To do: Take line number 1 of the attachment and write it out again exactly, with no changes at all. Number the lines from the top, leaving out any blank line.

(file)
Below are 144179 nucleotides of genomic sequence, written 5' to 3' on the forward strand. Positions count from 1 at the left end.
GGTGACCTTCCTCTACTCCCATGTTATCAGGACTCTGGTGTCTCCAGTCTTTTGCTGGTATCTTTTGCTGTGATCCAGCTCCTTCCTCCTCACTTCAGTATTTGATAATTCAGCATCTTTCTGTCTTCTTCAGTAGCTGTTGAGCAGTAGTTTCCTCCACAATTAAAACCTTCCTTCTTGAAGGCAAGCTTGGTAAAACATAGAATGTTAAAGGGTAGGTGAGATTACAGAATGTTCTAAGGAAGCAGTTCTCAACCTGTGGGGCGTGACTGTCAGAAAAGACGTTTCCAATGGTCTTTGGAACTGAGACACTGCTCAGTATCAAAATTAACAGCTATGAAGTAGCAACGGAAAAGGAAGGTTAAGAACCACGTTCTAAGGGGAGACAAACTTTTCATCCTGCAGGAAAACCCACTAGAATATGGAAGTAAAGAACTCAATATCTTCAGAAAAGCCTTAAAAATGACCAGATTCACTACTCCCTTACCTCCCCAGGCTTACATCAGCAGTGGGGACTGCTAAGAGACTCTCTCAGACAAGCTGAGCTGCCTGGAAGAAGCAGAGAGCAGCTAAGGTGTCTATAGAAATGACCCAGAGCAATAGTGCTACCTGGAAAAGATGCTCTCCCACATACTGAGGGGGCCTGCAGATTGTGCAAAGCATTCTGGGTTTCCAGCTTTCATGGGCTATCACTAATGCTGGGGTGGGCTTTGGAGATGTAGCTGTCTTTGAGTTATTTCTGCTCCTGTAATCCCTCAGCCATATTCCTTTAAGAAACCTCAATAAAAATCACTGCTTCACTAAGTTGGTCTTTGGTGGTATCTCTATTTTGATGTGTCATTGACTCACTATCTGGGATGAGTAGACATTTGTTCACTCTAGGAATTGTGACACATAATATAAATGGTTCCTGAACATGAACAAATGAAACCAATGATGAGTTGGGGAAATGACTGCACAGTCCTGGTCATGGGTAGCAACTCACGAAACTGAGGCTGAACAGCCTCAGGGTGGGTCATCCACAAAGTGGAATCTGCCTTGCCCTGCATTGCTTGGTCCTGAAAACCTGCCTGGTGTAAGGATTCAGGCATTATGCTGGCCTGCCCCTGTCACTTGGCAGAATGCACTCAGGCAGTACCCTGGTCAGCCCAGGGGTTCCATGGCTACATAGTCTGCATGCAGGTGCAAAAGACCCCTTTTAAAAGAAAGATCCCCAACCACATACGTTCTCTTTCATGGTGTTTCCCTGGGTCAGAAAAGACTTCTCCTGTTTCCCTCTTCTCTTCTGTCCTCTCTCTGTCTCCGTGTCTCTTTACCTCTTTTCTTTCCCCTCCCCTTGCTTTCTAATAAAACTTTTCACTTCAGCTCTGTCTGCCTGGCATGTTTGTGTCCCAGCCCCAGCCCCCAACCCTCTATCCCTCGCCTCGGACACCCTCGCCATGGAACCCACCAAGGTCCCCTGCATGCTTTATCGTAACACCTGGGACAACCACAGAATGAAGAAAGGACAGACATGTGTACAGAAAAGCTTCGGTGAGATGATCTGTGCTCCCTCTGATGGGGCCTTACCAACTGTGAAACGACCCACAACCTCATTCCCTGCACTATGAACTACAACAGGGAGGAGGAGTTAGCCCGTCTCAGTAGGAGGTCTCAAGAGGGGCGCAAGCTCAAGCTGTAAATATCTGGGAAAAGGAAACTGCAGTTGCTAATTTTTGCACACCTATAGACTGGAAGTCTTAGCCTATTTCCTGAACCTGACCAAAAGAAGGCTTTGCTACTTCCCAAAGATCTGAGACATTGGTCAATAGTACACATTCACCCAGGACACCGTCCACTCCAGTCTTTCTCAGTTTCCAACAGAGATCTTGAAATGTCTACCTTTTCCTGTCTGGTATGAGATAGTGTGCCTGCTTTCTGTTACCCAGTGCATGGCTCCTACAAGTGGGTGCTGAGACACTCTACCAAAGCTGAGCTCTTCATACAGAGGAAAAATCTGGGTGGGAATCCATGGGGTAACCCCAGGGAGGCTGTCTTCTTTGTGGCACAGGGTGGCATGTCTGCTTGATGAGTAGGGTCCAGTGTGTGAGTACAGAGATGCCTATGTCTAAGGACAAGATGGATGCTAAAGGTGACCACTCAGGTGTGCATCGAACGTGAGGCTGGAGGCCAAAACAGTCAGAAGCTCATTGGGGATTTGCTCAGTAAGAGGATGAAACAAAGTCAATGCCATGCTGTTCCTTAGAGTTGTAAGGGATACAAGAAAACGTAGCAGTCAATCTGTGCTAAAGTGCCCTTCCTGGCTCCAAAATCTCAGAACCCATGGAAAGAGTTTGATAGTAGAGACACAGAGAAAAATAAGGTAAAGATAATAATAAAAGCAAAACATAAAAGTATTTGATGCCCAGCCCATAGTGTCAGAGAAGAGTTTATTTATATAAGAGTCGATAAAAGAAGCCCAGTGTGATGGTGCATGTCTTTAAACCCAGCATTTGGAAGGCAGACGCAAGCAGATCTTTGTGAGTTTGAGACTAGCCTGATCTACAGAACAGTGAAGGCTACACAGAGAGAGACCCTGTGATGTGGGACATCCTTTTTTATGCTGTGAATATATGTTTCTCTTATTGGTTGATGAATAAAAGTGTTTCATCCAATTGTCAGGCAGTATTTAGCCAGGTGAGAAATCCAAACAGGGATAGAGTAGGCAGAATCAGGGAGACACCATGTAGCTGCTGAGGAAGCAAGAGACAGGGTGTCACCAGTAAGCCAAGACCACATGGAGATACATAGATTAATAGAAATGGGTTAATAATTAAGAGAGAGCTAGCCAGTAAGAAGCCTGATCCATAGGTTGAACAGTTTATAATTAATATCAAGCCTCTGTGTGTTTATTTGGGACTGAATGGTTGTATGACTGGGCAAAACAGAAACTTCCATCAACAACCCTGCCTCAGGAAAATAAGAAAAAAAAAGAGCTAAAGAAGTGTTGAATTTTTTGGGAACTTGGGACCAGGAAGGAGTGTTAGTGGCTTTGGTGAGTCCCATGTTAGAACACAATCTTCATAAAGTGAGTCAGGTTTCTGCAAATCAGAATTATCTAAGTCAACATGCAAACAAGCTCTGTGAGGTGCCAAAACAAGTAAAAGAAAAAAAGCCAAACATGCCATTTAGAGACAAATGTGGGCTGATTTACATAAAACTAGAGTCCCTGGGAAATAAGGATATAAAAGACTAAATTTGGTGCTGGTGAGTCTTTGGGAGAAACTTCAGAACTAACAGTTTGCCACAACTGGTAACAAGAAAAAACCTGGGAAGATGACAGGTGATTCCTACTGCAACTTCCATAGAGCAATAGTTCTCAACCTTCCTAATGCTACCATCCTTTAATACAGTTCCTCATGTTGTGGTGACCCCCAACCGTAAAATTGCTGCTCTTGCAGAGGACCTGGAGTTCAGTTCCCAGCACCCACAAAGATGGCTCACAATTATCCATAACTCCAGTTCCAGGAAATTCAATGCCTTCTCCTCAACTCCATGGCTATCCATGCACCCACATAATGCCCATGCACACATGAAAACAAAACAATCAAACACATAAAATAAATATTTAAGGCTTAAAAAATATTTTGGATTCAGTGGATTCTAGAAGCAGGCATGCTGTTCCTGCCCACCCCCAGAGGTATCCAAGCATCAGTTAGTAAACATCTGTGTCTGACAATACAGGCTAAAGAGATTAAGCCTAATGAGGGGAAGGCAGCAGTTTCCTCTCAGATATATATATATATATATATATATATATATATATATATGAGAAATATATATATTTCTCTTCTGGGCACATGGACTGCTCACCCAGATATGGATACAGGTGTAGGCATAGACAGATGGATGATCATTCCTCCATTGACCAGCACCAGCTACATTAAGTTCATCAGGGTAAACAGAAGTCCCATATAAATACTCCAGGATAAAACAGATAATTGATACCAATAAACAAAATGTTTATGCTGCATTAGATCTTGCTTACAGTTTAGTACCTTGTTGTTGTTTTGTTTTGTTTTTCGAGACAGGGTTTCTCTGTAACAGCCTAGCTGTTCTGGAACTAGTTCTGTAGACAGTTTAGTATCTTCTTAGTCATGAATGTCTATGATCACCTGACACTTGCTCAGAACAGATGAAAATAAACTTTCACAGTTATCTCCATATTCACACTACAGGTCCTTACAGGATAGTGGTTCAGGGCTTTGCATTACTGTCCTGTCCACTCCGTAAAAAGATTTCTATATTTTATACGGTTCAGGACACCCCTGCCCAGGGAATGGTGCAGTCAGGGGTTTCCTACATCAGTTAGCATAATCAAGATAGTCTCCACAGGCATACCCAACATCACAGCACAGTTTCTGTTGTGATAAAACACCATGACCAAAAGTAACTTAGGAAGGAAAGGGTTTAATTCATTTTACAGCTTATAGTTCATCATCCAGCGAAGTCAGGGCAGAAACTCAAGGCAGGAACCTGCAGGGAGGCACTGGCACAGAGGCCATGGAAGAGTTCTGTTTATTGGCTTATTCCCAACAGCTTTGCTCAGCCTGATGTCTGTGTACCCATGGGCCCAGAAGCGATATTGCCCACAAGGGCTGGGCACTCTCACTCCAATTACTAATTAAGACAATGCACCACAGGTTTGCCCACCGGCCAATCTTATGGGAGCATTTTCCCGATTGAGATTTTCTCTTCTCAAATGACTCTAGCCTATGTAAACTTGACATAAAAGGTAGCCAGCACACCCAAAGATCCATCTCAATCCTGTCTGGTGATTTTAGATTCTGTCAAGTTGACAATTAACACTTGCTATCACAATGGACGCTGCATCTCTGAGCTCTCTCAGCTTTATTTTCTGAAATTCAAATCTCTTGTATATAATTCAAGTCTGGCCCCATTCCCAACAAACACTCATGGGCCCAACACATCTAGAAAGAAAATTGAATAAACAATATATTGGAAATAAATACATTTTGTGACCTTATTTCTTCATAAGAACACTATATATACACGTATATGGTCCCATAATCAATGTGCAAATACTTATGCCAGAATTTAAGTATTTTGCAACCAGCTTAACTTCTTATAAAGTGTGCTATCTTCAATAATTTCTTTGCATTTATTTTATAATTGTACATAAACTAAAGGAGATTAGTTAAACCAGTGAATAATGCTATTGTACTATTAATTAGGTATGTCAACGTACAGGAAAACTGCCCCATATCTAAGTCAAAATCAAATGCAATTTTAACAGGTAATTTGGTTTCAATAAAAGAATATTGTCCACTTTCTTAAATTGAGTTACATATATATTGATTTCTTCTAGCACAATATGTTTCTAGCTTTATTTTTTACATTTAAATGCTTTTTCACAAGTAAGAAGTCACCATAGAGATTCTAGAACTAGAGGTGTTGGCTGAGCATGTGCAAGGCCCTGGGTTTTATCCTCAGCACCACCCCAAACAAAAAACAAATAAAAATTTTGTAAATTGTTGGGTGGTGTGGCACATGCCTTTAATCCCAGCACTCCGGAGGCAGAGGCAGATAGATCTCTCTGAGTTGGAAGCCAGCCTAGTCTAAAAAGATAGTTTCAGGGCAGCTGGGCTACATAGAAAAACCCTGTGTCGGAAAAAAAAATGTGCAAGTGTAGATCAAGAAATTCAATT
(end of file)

Below are 144179 nucleotides of genomic sequence, written 5' to 3' on the forward strand. Positions count from 1 at the left end.